Most of the time, the entire colon, including the rectum, is removed. Afterwards, patients may need an ileostomy (a surgical opening in the abdominal wall), or a procedure that connects the small intestine to the anus to help the patient gain more normal bowel function.
Social support can often help with the stress of dealing with illness, and support group members may also have useful tips for finding the best treatment and coping with the condition.
For more information, visit the Crohn's and Colitis Foundation of America (CCFA) web site at www.ccfa.org.
About half of patients with ulcerative colitis have mild symptoms. Patients with more severe ulcerative colitis tend to respond less well to medications.
Permanent and complete control of symptoms with medications is unusual. Cure is only possible through complete removal of the large intestine.
The risk of colon cancer increases in each decade after ulcerative colitis is diagnosed.
- Ankylosing spondylitis
- Blood clots
- Colorectal cancer
- Colon narrowing
- Complications of corticosteroid therapy
- Impaired growth and sexual development in children
- Inflammation of the joints (arthritis)
- Lesions in the eye
- Liver disease
- Massive bleeding in the colon
- Mouth ulcers
- Pyoderma gangrenosum (skin ulcer)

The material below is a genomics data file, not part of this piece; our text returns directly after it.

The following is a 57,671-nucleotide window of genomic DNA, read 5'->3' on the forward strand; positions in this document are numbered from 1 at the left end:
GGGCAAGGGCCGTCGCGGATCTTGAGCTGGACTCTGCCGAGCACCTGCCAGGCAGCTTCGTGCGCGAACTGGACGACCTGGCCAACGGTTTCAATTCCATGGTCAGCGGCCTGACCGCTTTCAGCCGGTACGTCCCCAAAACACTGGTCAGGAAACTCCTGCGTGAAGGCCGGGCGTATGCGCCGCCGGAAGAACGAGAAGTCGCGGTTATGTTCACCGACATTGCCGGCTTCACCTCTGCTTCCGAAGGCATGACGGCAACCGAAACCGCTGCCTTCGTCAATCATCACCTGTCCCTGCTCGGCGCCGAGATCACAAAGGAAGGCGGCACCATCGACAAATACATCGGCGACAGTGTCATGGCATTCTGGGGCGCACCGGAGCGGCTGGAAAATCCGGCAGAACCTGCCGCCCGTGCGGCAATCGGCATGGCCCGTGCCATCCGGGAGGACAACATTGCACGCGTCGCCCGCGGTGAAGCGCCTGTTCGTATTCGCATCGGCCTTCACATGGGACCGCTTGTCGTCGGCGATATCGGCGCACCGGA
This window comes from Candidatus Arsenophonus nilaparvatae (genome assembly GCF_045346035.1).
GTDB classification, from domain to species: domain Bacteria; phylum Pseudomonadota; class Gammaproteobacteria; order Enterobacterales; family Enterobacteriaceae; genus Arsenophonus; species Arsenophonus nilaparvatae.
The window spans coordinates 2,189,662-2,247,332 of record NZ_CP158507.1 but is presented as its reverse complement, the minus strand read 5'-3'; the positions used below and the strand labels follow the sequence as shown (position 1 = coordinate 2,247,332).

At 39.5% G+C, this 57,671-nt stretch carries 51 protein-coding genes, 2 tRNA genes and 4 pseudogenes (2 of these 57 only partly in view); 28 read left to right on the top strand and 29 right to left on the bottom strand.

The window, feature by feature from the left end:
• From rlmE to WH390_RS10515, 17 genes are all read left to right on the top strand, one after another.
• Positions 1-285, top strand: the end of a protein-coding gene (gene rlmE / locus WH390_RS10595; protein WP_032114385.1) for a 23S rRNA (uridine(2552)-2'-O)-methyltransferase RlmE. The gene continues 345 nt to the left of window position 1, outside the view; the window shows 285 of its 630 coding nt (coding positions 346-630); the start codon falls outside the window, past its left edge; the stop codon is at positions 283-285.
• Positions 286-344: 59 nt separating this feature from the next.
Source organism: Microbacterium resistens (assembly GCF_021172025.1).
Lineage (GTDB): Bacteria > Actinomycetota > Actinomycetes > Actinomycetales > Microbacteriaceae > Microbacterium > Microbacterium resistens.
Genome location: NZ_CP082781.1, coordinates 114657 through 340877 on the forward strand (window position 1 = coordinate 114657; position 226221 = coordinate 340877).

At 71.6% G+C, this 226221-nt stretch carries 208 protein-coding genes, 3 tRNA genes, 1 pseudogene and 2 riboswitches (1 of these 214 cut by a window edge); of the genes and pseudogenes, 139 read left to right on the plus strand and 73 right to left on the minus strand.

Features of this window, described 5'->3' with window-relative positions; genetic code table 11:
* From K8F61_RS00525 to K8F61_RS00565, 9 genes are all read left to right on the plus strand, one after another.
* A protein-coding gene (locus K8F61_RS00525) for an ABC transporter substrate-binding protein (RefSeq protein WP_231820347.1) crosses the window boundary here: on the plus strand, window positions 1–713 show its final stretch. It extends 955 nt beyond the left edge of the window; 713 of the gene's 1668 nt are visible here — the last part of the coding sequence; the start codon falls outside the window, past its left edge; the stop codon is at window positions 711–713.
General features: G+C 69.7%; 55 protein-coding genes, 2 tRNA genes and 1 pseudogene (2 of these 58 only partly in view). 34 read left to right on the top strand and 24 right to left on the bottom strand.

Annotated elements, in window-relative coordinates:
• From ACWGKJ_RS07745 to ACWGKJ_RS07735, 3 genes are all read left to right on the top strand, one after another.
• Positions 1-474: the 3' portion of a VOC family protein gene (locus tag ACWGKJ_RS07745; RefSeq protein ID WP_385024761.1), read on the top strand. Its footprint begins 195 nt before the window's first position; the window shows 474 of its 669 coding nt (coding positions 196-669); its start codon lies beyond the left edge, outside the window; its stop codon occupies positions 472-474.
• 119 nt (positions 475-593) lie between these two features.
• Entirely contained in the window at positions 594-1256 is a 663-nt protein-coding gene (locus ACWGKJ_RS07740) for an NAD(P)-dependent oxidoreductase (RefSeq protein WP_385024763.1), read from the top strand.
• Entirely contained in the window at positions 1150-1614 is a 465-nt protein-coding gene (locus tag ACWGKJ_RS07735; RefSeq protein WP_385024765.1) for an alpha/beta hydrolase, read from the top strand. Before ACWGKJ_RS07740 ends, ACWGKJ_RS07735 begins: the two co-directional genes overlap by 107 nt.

- Tears or holes (perforation) in the colon
Calling your health care provider
Call your health care provider if you develop persistent abdominal pain, new or increased bleeding, persistent fever, or other symptoms of ulcerative colitis.
Call your health care provider if you have ulcerative colitis and your symptoms worsen or do not improve with treatment, or if new symptoms develop.
Because the cause is unknown, prevention is also unknown.
Nonsteroidal anti-inflammatory drugs (NSAIDs) may make symptoms worse.
Due to the risk of colon cancer associated with ulcerative colitis, screening with colonoscopy is recommended.
The American Cancer Society recommends having your first screening:
- 8 years after you are diagnosed with severe disease, or when most of, or the entire, large intestine is involved
- 12 - 15 years after diagnosis when only the left side of the large intestine is involved
Have follow-up examinations every 1 - 2 years.
Graham L. AGA reviews the use of corticosteroids, immunomodulators, and infliximab in IBD. Am Fam Physician. 2007;75:410-412.
Moyer MS. Chronic ulcerative colitis in childhood. J Pediatr. 2006;148:325.
Fry RD, Mahmoud N, Maron DJ, Ross HM, Rombeau J. Colon and rectum. In: Townsend CM, Beauchamp RD, Evers BM, Mattox KL, eds. Sabiston Textbook of Surgery. 18th ed. Philadelphia, Pa: Saunders Elsevier; 2007:chap 50.
Rutgeerts P, Vermeire S, Van Assche G. Biological therapies for inflammatory bowel diseases. Gastroenterology. 2009;136(4):1182-1197.
David Zieve, MD, MHA, Medical Director, A.D.A.M., Inc., and George F Longstreth, MD, Department of Gastroenterology, Kaiser Permanente Medical Care Program San Diego, California. Also reviewed by David Zieve, MD, MHA, Medical Director, A.D.A.M., Inc.
The information provided herein should not be used during any medical emergency or for the diagnosis or treatment of any medical condition. A licensed medical professional should be consulted for diagnosis and treatment of any and all medical conditions. Call 911 for all medical emergencies. Links to other sites are provided for information only -- they do not constitute endorsements of those other sites. © 1997-
A.D.A.M., Inc. Any duplication or distribution of the information contained herein is strictly prohibited.